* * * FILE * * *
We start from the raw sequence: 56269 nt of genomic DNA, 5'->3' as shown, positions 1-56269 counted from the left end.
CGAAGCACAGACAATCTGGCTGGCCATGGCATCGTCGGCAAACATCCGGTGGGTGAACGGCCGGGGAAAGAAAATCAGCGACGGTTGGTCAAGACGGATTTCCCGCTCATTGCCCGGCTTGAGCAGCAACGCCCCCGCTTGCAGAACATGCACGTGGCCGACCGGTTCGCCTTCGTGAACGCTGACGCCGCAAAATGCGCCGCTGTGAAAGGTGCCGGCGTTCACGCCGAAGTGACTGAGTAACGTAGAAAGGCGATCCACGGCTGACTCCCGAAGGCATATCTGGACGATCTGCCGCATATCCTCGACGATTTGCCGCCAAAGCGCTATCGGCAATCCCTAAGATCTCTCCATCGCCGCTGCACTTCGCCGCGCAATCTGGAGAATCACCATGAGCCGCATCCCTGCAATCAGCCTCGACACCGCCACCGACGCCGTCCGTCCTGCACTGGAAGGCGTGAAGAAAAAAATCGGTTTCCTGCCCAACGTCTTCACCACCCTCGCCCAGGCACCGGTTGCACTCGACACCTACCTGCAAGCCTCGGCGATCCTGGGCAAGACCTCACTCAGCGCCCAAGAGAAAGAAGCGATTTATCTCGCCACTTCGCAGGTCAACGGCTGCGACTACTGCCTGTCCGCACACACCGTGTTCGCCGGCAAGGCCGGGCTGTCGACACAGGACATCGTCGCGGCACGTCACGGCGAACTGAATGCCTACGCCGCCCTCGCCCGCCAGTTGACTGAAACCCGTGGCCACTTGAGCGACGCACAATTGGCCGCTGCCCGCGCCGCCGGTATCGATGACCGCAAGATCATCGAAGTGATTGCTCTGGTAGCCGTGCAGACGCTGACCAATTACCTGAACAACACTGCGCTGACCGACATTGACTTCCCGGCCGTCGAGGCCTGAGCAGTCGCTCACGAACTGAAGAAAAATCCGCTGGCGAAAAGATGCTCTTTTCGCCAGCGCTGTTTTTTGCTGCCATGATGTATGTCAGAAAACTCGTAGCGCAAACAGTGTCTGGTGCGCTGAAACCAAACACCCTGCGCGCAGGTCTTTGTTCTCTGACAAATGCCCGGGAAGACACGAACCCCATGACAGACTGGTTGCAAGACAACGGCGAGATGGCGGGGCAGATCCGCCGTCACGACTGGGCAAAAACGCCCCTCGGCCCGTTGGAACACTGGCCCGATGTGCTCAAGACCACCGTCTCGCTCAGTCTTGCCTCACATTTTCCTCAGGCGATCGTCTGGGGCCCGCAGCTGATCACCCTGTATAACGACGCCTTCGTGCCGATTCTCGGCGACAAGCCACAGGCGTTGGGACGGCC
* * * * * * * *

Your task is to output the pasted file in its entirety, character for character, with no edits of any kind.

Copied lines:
We start from the raw sequence: 56269 nt of genomic DNA, 5'->3' as shown, positions 1-56269 counted from the left end.
CGAAGCACAGACAATCTGGCTGGCCATGGCATCGTCGGCAAACATCCGGTGGGTGAACGGCCGGGGAAAGAAAATCAGCGACGGTTGGTCAAGACGGATTTCCCGCTCATTGCCCGGCTTGAGCAGCAACGCCCCCGCTTGCAGAACATGCACGTGGCCGACCGGTTCGCCTTCGTGAACGCTGACGCCGCAAAATGCGCCGCTGTGAAAGGTGCCGGCGTTCACGCCGAAGTGACTGAGTAACGTAGAAAGGCGATCCACGGCTGACTCCCGAAGGCATATCTGGACGATCTGCCGCATATCCTCGACGATTTGCCGCCAAAGCGCTATCGGCAATCCCTAAGATCTCTCCATCGCCGCTGCACTTCGCCGCGCAATCTGGAGAATCACCATGAGCCGCATCCCTGCAATCAGCCTCGACACCGCCACCGACGCCGTCCGTCCTGCACTGGAAGGCGTGAAGAAAAAAATCGGTTTCCTGCCCAACGTCTTCACCACCCTCGCCCAGGCACCGGTTGCACTCGACACCTACCTGCAAGCCTCGGCGATCCTGGGCAAGACCTCACTCAGCGCCCAAGAGAAAGAAGCGATTTATCTCGCCACTTCGCAGGTCAACGGCTGCGACTACTGCCTGTCCGCACACACCGTGTTCGCCGGCAAGGCCGGGCTGTCGACACAGGACATCGTCGCGGCACGTCACGGCGAACTGAATGCCTACGCCGCCCTCGCCCGCCAGTTGACTGAAACCCGTGGCCACTTGAGCGACGCACAATTGGCCGCTGCCCGCGCCGCCGGTATCGATGACCGCAAGATCATCGAAGTGATTGCTCTGGTAGCCGTGCAGACGCTGACCAATTACCTGAACAACACTGCGCTGACCGACATTGACTTCCCGGCCGTCGAGGCCTGAGCAGTCGCTCACGAACTGAAGAAAAATCCGCTGGCGAAAAGATGCTCTTTTCGCCAGCGCTGTTTTTTGCTGCCATGATGTATGTCAGAAAACTCGTAGCGCAAACAGTGTCTGGTGCGCTGAAACCAAACACCCTGCGCGCAGGTCTTTGTTCTCTGACAAATGCCCGGGAAGACACGAACCCCATGACAGACTGGTTGCAAGACAACGGCGAGATGGCGGGGCAGATCCGCCGTCACGACTGGGCAAAAACGCCCCTCGGCCCGTTGGAACACTGGCCCGATGTGCTCAAGACCACCGTCTCGCTCAGTCTTGCCTCACATTTTCCTCAGGCGATCGTCTGGGGCCCGCAGCTGATCACCCTGTATAACGACGCCTTCGTGCCGATTCTCGGCGACAAGCCACAGGCGTTGGGACGGCC